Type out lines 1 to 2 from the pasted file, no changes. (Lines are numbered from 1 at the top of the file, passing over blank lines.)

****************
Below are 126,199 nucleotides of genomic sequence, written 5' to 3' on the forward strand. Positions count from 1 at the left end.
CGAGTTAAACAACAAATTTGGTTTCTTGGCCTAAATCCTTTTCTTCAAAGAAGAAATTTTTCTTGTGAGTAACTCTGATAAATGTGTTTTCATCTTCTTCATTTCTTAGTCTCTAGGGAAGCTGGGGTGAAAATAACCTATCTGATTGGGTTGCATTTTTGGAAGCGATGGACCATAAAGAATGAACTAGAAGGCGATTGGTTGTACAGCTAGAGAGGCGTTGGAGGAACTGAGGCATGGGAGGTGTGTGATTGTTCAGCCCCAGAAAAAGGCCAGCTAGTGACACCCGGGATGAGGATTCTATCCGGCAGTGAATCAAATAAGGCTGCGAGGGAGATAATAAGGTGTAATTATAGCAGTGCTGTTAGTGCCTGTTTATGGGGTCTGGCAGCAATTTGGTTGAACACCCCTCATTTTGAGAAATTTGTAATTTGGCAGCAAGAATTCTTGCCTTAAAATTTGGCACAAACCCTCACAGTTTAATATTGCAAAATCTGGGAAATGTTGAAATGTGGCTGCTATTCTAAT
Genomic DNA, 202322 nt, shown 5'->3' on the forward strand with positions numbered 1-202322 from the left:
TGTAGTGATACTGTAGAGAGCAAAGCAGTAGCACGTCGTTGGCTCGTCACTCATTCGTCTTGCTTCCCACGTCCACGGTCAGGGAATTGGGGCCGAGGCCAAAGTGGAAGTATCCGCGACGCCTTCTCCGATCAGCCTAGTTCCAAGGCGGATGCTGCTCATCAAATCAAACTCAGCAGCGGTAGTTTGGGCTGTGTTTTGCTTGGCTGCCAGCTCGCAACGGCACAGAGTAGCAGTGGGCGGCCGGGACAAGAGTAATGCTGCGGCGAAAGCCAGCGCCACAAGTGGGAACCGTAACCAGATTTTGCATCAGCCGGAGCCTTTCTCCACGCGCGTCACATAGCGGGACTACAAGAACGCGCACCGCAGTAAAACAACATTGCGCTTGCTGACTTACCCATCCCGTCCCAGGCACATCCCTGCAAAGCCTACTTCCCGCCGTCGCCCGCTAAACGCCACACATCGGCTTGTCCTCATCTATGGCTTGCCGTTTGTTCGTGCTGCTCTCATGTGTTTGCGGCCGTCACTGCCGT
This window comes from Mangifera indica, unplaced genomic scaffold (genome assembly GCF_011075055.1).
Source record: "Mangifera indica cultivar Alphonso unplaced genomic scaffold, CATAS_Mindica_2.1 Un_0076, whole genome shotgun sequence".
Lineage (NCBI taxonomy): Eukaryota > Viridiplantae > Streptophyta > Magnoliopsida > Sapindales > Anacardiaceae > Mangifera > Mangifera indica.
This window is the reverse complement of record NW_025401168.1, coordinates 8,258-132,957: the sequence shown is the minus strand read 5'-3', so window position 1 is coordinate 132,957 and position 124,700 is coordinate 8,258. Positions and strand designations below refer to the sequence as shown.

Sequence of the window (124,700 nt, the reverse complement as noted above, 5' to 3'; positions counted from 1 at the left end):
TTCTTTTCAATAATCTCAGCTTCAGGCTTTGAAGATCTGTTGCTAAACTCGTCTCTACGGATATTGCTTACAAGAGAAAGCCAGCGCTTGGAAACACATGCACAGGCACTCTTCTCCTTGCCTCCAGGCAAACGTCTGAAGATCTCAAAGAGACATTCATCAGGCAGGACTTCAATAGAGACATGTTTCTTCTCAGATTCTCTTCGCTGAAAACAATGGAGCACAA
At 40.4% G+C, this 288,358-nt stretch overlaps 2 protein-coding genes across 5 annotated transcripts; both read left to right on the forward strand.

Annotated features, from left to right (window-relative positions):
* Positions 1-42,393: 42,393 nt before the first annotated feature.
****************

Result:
Below are 126,199 nucleotides of genomic sequence, written 5' to 3' on the forward strand. Positions count from 1 at the left end.
CGAGTTAAACAACAAATTTGGTTTCTTGGCCTAAATCCTTTTCTTCAAAGAAGAAATTTTTCTTGTGAGTAACTCTGATAAATGTGTTTTCATCTTCTTCATTTCTTAGTCTCTAGGGAAGCTGGGGTGAAAATAACCTATCTGATTGGGTTGCATTTTTGGAAGCGATGGACCATAAAGAATGAACTAGAAGGCGATTGGTTGTACAGCTAGAGAGGCGTTGGAGGAACTGAGGCATGGGAGGTGTGTGATTGTTCAGCCCCAGAAAAAGGCCAGCTAGTGACACCCGGGATGAGGATTCTATCCGGCAGTGAATCAAATAAGGCTGCGAGGGAGATAATAAGGTGTAATTATAGCAGTGCTGTTAGTGCCTGTTTATGGGGTCTGGCAGCAATTTGGTTGAACACCCCTCATTTTGAGAAATTTGTAATTTGGCAGCAAGAATTCTTGCCTTAAAATTTGGCACAAACCCTCACAGTTTAATATTGCAAAATCTGGGAAATGTTGAAATGTGGCTGCTATTCTAAT